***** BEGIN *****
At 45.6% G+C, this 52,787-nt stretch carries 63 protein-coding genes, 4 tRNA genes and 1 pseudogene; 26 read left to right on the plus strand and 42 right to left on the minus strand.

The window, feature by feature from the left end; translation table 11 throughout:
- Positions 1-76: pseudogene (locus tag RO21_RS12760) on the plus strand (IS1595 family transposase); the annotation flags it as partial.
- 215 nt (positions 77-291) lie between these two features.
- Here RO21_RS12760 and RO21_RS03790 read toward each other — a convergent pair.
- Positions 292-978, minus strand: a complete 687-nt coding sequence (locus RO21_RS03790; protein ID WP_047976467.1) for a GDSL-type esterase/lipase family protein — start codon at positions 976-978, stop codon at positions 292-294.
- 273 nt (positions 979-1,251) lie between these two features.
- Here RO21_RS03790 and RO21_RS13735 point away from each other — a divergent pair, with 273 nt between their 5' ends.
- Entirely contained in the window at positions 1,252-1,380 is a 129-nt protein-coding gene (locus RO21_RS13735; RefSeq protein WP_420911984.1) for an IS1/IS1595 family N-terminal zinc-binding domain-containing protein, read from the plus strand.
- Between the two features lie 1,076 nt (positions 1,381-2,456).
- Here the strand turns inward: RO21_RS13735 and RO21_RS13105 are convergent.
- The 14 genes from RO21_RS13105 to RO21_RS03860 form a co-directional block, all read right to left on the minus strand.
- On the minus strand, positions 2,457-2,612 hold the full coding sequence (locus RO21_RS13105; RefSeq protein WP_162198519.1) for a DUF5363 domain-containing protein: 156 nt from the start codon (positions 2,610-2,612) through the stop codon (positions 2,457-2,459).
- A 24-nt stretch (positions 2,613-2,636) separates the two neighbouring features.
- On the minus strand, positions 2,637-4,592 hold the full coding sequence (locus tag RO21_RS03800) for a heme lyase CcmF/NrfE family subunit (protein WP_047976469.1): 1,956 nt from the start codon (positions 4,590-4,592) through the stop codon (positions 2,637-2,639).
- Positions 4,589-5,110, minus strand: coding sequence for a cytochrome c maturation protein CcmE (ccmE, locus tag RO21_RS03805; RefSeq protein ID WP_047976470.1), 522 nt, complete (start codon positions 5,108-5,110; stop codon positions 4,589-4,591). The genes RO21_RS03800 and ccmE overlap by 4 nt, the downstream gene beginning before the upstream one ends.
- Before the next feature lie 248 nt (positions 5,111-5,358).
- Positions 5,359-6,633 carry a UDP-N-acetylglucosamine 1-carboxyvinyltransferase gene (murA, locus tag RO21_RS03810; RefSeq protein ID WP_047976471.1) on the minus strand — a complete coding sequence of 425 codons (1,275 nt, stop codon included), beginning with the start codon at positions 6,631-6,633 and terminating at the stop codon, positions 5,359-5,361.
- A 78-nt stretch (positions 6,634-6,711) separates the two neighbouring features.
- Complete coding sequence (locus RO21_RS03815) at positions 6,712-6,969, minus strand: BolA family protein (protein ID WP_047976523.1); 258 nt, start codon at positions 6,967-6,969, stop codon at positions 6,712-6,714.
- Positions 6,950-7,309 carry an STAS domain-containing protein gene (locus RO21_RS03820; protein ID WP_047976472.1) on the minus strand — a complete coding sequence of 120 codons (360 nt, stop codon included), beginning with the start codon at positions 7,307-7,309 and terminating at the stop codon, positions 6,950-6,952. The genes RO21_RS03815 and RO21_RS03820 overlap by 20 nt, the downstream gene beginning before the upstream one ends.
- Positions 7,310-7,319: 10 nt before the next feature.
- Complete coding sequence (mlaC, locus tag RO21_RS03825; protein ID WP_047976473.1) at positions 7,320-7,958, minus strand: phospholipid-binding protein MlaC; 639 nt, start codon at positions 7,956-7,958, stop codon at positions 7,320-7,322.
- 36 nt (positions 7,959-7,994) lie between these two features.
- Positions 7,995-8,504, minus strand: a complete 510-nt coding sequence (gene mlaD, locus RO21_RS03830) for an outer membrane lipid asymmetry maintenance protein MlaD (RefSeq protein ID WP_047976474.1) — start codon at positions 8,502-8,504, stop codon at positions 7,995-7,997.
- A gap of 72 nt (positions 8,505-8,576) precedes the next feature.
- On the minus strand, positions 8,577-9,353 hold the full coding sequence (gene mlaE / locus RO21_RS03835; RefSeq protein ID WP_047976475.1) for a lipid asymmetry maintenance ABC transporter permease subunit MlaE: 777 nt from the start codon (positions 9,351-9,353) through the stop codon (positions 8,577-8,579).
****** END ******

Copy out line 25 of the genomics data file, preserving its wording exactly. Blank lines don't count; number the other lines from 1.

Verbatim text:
- Positions 7,995-8,504, minus strand: a complete 510-nt coding sequence (gene mlaD, locus RO21_RS03830) for an outer membrane lipid asymmetry maintenance protein MlaD (RefSeq protein ID WP_047976474.1) — start codon at positions 8,502-8,504, stop codon at positions 7,995-7,997.